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Tadeusz Wielecki

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Tadeusz Wielecki (b. 1954 in Warsaw) — composer, contrabassist, cultural animator, and from 1999, Director of the Warsaw Autumn International Festival of Contemporary Music.

He graduated from the Academy of Music in Warsaw, where he studied performance on the double bass under Alfred Wieczorek and Andrzej Mysiński, and composition under Włodzimierz Kotoński. He furthered his education abroad on a scholarship funded by Witold Lutosławski. The latter had created scholarships for the youth from the Grawemeyer Award he received for the Symphony no. 3 from the University of Louisville School of Music. As result, Tadeusz Wielecki went in 1986 to West Berlin, where he perfected his skills under Isang Yun, and subsequently studied with Klaus Huber in Freiburg im Breisgau.

Tadeusz Wielecki became known as contrabassist in many European countries, in Asia, and in the United States, appearing with a contemporary repertoire which included his own compositions. An example was the Auditorio Nacional Hall in Madrid, 2012 premiere of Tadeusz Wielecki’s new composition The Thread Spinneth... IV for double bass and ensemble, with the composer as the soloist. The ensemble Plular was conducted by Zsolt Nagy.

To obtain novel sounds from instruments, Tadeusz Wielecki proposes modifying the traditional technique of playing string instruments, among others. In the Concerto à rebours for violin and orchestra written in 1998, he develops a particular manner of playing which relies upon sliding the fingers on the strings, instead of traditionally placing them on the fingerboard. This particular work found itself among the group of recommended compositions in 1999 at the UNESCO International Rostrum of Composers in Paris. For many years, Tadeusz Wielecki worked in education, leading Polish Radio authored radio program cycles for children and youth, acquainting his listeners with the language of contemporary music. They were: Contemporary Musical Hits, Sound Charms, and Something from Nothing. He also collaborated with the Children’s Art Centre of Poznań.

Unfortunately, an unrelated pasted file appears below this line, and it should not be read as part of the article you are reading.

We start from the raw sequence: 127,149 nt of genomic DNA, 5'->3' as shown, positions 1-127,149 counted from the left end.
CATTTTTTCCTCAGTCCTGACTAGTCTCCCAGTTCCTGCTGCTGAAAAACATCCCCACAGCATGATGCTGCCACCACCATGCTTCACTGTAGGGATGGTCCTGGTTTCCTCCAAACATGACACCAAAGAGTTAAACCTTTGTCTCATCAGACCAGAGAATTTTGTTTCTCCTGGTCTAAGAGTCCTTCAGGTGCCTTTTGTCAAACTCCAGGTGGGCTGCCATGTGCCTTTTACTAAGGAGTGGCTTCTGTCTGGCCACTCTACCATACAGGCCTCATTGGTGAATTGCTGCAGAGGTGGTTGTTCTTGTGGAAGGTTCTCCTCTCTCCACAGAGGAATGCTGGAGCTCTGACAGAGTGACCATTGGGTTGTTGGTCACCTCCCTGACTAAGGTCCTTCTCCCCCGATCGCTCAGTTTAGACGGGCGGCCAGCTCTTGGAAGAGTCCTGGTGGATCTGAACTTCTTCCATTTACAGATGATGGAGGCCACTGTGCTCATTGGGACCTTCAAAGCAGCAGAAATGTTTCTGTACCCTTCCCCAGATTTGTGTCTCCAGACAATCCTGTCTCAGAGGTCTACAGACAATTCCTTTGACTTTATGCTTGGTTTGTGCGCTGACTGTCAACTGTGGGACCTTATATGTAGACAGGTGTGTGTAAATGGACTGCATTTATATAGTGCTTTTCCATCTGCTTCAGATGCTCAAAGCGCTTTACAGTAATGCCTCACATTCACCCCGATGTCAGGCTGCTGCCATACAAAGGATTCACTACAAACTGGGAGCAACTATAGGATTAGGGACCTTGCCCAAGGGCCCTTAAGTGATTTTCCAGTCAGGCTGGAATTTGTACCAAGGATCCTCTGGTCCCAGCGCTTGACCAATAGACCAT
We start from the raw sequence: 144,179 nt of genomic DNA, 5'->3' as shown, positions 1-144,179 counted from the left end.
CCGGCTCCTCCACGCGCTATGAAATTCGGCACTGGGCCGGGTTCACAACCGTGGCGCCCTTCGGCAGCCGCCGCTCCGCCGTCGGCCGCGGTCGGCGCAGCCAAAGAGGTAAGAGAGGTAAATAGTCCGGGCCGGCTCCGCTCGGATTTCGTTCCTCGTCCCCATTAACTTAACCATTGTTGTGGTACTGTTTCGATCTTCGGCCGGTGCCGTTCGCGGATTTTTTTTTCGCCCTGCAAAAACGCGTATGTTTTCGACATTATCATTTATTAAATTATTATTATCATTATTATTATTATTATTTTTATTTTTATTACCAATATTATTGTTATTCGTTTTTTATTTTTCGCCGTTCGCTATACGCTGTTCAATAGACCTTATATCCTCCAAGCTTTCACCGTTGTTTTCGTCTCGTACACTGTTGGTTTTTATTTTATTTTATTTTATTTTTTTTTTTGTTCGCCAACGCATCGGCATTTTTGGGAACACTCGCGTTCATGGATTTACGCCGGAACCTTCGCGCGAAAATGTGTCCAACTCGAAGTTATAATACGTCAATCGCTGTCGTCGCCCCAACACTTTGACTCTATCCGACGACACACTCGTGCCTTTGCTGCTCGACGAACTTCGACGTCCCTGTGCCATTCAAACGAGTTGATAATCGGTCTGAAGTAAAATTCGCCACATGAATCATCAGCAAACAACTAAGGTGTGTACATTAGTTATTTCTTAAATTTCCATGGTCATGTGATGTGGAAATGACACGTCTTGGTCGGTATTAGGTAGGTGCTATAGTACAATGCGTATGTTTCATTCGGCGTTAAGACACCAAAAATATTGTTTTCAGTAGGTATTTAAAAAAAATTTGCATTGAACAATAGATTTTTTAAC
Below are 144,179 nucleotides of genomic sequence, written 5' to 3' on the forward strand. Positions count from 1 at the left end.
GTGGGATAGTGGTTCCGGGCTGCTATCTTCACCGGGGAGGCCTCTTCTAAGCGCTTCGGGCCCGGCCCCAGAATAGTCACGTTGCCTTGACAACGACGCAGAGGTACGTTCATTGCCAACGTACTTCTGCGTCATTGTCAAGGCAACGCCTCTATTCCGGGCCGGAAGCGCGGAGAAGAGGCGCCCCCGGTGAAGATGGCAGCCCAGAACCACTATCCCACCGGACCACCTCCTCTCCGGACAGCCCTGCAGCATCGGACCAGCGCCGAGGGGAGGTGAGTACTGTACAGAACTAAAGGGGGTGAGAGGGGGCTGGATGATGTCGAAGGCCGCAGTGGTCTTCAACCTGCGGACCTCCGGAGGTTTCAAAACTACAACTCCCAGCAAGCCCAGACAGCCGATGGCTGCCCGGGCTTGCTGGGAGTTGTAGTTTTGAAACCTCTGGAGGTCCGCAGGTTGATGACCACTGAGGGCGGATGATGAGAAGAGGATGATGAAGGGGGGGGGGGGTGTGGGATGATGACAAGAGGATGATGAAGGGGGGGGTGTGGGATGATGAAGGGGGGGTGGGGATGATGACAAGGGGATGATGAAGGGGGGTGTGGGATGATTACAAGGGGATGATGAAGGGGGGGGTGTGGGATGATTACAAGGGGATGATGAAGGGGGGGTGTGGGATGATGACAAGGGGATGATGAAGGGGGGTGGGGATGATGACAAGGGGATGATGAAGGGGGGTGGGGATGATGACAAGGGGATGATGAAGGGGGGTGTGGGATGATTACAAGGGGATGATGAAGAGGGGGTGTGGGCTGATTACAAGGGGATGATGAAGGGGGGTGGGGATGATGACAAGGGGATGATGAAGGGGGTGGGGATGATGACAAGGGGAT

In 1992 Tadeusz Wielecki presided over the World Music Days Artistic Committee of the International Society for Contemporary Music in Warsaw. He was invited as lecturer to the Darmstadt International Summer Courses for New Music in 2004. A year later, at Florida State University in Tallahassee, he lectured and presented his double bass compositions, demonstrating his own playing technique on the instrument. He has composed works on commission from the aforementioned Darmstadt courses and the Warsaw Autumn Festival, Polish Radio, Poznań Philharmonic, Klangforum Wien, and the Hiroshima Symphony Association. From 1999, he is Director of the Warsaw Autumn International Festival of Contemporary Music. In this activity, emphasizes Tadeusz Wielecki, “what is important is the historical continuity: the past, and everything, which shaped the successive generations of composers. What is at issue is not only the presentation of music, but also the class of people who influenced the form of the Festival, and here we certainly owe much to Witold Lutosławski”.

However, both in Poland and in Europe Tadeusz Wielecki is valued above all for his creative output (he is laureate of the yearly Music Award). His compositions are regularly presented at the most prestigious festivals. In 2009, Hiroshima became the location for the world premiere of his Piano Concerto, composed for the Hiroshima Symphony Association. The event was broadcast by the Japanese public KTradio and television. Wielecki is a composer whose stance is characterized by an intellectual approach to the creative process on the one hand, and by a clarity of emotional expression on the other hand. When he presented his Beggar Ballad (a piece composed in 1994 on commission by the Warsaw Autumn and dedicated to the ensemble Cikada from Oslo) during the 10th Lutosławski Forum which took place in 2004 at the National Philharmonic, Wielecki wrote: “We are all slightly imperfect and frail, but we sing as best we can; this moves me and I try to honour it”. An important theoretical category, but also a significant element of compositional technique for Wielecki is the “musical gesture”, and he has said: “in the compositional method using gestures I see the possibility of a music that plays with expressions, and with variegated energies”.

Selected works, beginning from 1995:

Study in Gesture for clarinet, piano, and cello (1995), Id for orchestra (1996), Study in Gesture II for piano (1997), Concerto à rebours for violin and orchestra (1998), Study in Gesture III for clarinet, trombone, piano, cello, and double bass (2000), Thesis for solo flute (2000), Credo, quKTia absurdum for tape and dancer (2001), Planes for symphonic orchestra (2002), Time of Stones for amplified double bass and chamber orchestra (2002), String Quartet (2004), Rustle of Semitones for double bass and ensemble (2004), Shoals for symphony orchestra (2005), Knights of the Round Table - A Documentary Opera for soprano, tuba, instrumental ensemble, and electronic media (2006), Necessity and Chance for string quartet and electronic media (2006), The Valley of Dry Water for chamber orchestra (2007), String Vibrations for harpsichord (2008), Piano Concerto (2008-2009), In the Beginning There Was... for slammer poet, sampler, and chamber ensemble (2009), Quarter Tones and Half-Shadows for double bass, two percussion sets, and ad libitum trumpet (2009), Cogs, Springs, and Pinions for violin and guitar (2010), The Thread Spineth... IV for double bass and chamber ensemble (2012), A Subjective Model in Dramatized Form for viola, tuba, tape, and non-formal group of performers (2012), Points of Listening for chamber ensemble (2012).

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